Anyway, I was not too happy about the whole car key thing, but that was really nothing compared to the fact that approximately 3 minutes after discovering the car key was broken I discovered that my iPhone was missing. Lost, stolen, whatever. Point is it was in my bag and then it wasn’t. Our cell service was suspended for the trip and there was a lock on it so it is unlikely that anyone could have accessed my information, but I had photos on there I’ll never get back and I was really not looking forward to replacing a $600 Verizon specific phone when we got home. Luckily I had been backing up my photos fairly regularly, so I was only missing the most recent shots.

 

One of the bars at the beach let us borrow their phone to call the rental company for help. Logan was taking care of getting us back on the road while I scoured everywhere I had been looking for my phone. By the time we were rescued (because we were in so much danger waiting on an idyllic beach) we were not really speaking. We were both just so frustrated and mad and annoyed with how our day had turned out.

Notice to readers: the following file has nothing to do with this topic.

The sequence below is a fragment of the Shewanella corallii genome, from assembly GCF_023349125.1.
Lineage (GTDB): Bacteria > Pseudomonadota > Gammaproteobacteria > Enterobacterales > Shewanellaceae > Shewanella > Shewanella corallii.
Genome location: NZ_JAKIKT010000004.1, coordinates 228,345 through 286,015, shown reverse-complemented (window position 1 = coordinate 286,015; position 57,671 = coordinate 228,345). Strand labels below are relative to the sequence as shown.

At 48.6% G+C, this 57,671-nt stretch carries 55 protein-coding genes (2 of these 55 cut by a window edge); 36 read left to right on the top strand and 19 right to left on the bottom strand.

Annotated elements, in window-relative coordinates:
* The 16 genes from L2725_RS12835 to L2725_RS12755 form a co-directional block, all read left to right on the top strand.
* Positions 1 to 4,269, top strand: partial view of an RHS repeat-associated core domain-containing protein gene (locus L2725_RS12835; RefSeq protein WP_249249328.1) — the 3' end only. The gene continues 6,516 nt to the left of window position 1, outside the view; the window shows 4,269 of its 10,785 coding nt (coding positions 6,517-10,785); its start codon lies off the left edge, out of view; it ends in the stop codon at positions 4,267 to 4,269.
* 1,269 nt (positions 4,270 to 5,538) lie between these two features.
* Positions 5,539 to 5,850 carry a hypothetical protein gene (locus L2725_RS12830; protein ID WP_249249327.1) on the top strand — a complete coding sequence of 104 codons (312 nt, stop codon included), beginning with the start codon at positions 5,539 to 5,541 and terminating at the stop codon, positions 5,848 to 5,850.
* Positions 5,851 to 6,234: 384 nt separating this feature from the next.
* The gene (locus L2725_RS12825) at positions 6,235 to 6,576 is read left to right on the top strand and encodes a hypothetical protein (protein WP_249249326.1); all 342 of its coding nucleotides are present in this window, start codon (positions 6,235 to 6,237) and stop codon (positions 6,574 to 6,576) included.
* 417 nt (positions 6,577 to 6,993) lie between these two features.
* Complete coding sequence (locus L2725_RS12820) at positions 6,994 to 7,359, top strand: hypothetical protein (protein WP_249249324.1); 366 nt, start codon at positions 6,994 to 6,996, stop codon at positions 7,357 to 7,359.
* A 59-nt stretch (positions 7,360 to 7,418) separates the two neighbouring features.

So what did these two ultra mature married adults do to remedy this shitty situation? Why we got super drunk of course! Which led to yelling (me), and crying (also me), then some lovely puking (yeah, me again). Good times.

In the grand scheme of things underwhelming tourist destinations, broken rental car keys (which cost 75 euro to repair as opposed to 150 to replace) and lost iPhones are laughable reasons to get into a huge blowout. We are well aware of this fact. Maybe some other underlying issues we were having with travel and each other finally bubbled to the surface. I’m sure our anniversary being “ruined” (according to drunk Heather anyway) did not help. And even though the crappiness of the day felt insurmountable at the time we quickly got over it and woke up the next morning full of apologies and agreements to just let everything that had happened the day before go. It’s only money (and a few photos).